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Building the board your organization deserves
By Jill Pfitzenmayer / November 12, 2015 /   Loading Disqus...

I have many conversations with board and executive leaders around the practice of finding and keeping talented board members. Through those discussions, and through resources such as BoardSource, I’ve learned some best practices to help organizations develop a board with high performance expectations for their members.

The most essential factor for any high performing board is the unanimous decision that this is how the board will operate. Boards do not casually enter into a phase of high performance; it is an intentional and often time-consuming practice, but one that will pay dividends in the end. I would encourage every board to have a candid conversation at the next board meeting about whether members feel their board is high performing and if not, to develop an action plan to move into a new phase.

Here are some common features of a high performing board:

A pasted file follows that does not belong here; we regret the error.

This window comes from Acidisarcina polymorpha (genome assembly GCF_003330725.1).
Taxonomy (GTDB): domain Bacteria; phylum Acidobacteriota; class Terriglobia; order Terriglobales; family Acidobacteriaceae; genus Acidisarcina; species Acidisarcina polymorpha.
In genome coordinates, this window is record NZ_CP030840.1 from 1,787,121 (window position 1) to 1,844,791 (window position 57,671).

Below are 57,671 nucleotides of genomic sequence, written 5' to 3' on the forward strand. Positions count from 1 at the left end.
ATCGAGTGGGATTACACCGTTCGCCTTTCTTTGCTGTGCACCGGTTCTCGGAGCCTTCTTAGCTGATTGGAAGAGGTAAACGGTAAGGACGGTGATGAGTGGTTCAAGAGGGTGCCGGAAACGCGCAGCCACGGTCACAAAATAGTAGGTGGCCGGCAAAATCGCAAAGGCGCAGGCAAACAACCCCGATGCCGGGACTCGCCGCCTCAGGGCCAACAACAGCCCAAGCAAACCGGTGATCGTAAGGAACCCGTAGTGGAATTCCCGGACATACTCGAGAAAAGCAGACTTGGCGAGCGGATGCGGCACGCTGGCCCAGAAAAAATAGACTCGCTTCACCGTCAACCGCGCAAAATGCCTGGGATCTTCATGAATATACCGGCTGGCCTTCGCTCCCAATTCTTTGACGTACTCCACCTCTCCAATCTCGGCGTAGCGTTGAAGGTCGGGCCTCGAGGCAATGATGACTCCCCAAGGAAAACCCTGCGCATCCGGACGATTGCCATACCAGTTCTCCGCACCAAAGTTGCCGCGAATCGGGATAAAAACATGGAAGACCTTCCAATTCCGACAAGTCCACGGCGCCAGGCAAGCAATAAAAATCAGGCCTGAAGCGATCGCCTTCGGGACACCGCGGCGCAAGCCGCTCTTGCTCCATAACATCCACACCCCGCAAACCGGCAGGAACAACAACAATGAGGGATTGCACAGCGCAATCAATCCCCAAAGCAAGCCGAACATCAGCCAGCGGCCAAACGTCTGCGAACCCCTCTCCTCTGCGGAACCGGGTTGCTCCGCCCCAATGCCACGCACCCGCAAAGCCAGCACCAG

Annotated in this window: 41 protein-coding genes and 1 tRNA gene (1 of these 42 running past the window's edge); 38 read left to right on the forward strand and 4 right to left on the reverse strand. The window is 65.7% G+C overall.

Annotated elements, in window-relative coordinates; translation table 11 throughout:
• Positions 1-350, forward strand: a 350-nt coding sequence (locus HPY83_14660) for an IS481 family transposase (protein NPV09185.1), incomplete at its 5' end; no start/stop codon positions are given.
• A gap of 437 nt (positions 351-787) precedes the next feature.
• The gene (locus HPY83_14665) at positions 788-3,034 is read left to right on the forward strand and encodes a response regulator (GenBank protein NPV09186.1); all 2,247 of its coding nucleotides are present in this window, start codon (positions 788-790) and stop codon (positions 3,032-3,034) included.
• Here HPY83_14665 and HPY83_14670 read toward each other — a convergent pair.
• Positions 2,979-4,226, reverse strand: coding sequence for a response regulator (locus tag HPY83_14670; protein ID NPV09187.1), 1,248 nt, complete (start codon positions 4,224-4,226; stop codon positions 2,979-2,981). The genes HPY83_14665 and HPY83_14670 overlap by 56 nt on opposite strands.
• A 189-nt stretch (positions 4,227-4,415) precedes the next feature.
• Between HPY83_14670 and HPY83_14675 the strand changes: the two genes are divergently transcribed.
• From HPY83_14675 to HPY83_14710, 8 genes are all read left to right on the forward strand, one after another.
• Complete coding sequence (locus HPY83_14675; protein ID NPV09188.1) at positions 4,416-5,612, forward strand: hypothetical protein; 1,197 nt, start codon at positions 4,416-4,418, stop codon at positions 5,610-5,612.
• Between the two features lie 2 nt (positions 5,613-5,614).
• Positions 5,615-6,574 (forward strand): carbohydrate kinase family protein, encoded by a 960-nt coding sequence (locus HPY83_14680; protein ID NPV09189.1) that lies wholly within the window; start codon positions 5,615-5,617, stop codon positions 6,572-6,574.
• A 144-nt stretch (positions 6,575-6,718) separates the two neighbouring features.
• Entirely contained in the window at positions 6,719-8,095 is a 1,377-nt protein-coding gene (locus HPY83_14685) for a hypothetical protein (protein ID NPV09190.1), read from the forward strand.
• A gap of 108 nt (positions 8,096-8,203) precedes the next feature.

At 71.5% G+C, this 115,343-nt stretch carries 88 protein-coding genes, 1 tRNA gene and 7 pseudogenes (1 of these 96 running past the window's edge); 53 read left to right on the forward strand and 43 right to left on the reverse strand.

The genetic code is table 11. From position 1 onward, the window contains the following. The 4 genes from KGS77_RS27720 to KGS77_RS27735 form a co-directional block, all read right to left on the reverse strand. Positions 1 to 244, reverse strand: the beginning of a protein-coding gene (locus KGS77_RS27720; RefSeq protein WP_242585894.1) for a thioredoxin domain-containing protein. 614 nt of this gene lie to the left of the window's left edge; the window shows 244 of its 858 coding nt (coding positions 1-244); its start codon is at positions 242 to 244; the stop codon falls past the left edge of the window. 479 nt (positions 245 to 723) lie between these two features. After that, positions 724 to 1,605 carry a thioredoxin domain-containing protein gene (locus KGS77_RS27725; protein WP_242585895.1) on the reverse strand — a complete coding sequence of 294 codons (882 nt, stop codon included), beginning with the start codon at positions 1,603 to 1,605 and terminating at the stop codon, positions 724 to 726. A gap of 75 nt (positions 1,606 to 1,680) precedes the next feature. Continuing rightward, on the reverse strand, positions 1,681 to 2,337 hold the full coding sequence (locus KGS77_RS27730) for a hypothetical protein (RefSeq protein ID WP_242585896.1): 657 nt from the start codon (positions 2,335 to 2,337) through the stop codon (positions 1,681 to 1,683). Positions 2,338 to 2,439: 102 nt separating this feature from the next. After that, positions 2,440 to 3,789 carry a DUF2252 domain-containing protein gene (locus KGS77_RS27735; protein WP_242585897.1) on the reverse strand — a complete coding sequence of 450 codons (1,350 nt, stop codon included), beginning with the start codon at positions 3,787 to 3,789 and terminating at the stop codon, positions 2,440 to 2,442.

• Term limits: this is the number one indicator of board health. Some boards have term limits but don’t follow them, and some boards don’t have term limits at all. High performing boards attract passionate and energetic individuals who may not want a life sentence on a nonprofit board. If your organization does not have board term limits, please have a board discussion about how you can phase in a process for board members to rotate off while new board members can join.

  • Clearly stated board responsibilities: high performing boards employ some simple measures to maintain their functioning. First, they conduct an annual self-review to make sure that they are operating according to sound governance principles. Second, they establish by-laws, committee structures, and meeting schedules to support active and engaged oversight of the organization. And finally, there are clear position descriptions for at-large and officer roles, and all board members understand that they must make a financial gift to support the organization.
  • Board members are thoughtfully and strategically selected: once an organization is out of the start-up phase of development, it is time to consider the skills, abilities, and diversity needs of a high performing board. High performing boards seek individuals with specific skills and backgrounds to complement existing members and to add intellectual heft. Often new board members are brought on through a strong board committee structure.

If your organization is struggling to find and keep great board members, or if you would some help moving your board into a high performing phase, please give me a call at the Initiative for Nonprofit Excellence.


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